ASU graduate student awarded fellowship to improve scientific web applications
Arizona State University graduate research assistant and PhD candidate Nicole Brewer knows the importance of consistency and standardization across web applications and networks to ensure quality and accessibility of information. Now, she will be able to expand on the work she is doing in that space after having been named as one of the 2023 Better Scientific Software Fellows.
The BSSw Fellowship Program gives recognition and funding to leaders and advocates of high-quality scientific software. Each 2023 fellow will receive up to $25,000 for an activity that promotes better scientific software, such as organizing a workshop, preparing a tutorial or creating content to engage the scientific software community.
“It’s an exciting and unique award where she will be focusing on improving accessibility of research data and software with scientific web applications,” said Jessica Ranney, assistant director of the Center for Biology and Society.
Brewer is a PhD candidate for the history and philosophy of science program in the School of Life Sciences studying the science of science from the perspective of complex systems. Her research focuses on network analysis of scientific publications. She is working to make scientific software accessible and reproducible with scientific web applications.
Web applications provide accessible ways to disseminate research, teach, engage stakeholders and even update policymakers.
“I'm excited for this particular work, because I feel like I get to continue to promote better software practices in the context of my current research,” Brewer said.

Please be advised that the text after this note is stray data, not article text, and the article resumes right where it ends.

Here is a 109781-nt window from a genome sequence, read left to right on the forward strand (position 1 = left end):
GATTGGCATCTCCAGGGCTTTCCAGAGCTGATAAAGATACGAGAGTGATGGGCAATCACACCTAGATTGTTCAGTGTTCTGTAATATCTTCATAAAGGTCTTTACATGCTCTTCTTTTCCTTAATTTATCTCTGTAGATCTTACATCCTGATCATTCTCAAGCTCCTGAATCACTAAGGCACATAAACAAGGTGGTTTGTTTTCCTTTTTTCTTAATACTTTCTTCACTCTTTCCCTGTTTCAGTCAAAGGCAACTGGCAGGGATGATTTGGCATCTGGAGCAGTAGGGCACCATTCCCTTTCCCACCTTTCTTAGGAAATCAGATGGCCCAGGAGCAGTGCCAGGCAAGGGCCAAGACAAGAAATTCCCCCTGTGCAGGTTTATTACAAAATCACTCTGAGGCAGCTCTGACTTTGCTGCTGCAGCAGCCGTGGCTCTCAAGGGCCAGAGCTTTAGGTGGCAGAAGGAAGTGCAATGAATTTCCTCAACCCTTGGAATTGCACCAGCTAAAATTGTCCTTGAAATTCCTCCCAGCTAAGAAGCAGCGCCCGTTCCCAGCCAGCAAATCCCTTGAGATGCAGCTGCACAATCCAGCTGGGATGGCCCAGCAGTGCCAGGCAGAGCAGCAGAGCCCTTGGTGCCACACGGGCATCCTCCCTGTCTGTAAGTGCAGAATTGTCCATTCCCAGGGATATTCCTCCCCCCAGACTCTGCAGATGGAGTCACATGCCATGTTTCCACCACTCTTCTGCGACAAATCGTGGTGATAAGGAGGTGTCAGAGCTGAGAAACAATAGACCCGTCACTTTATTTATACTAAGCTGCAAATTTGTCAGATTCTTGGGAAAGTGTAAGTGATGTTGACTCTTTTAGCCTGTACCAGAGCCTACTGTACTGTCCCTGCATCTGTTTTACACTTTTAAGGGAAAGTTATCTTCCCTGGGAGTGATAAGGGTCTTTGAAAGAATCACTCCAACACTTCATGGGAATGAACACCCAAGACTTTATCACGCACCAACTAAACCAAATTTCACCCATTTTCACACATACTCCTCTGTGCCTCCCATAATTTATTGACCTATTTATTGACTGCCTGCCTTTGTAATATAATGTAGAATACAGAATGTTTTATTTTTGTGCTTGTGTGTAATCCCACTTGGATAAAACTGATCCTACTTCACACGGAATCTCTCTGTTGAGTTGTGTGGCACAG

Brewer’s background is in software engineering and mathematics. She currently serves on the steering committee for the United States Research Software Engineer Association and she holds a Bachelor of Science in mathematics with computer ccience from Purdue University.
Previously, she was a research software engineer at Purdue, where she developed web applications for domain scientists who were interested in making their work accessible and reproducible.
“I was wrapping researcher code in these web interfaces where users can point and click and select data and transform data, or run some sort of computation. And so we did that a number of times and finally turned it into a template, because we didn’t want to repeat ourselves too much,” Brewer said.
“So the work for this fellowship is to turn that template into a tutorial so that other people can do what we are doing,” she said.
This fellowship will allow her to demonstrate how Jupyter Notebooks can be used to easily adapt existing researcher code into web interfaces that hide underlying code from users. Brewer will develop tutorials for developing web applications in Jupyter Notebooks and compile various example applications into a “cookbook” that will provide a reader with recipes for various Jupyter-based web application capabilities.
“It’s a really nice fellowship, and she’s the only grad student to receive this — which is a high honor,” said Jane Maienschein, University Professor of History of Science; Regents, President's and Parents Association Professor; and director of the Center for Biology and Society.
Better Scientific Software is a central hub for sharing information on practices, techniques, experiences and tools to improve CSE software productivity quality and sustainability. It also focus on raising awareness of the importance of good software practices for scientific productivity and the increasing challenges facing CSE software developers as high-end computing heads to extreme scales.
The main goal of the BSSw Fellowship program is to foster and promote practices, processes and tools to improve developer productivity and software sustainability of scientific codes. It gives recognition and funding to leaders and advocates of high-quality scientific software.
Brewer and the other fellows were recognized at the Exascale Computing Project Annual Meeting in Houston earlier this year.
“I’m honored and thrilled to get this award because I think that the way that we share our software and our data is so important to improving accessibility, especially among researchers,” Brewer said.
“And now I will be in a position to enable researchers to share their research in new ways, including nontraditional ways that are maybe sort of undervalued now and not very well developed. I get to be a part of promoting new formats and getting credit for them,” she said.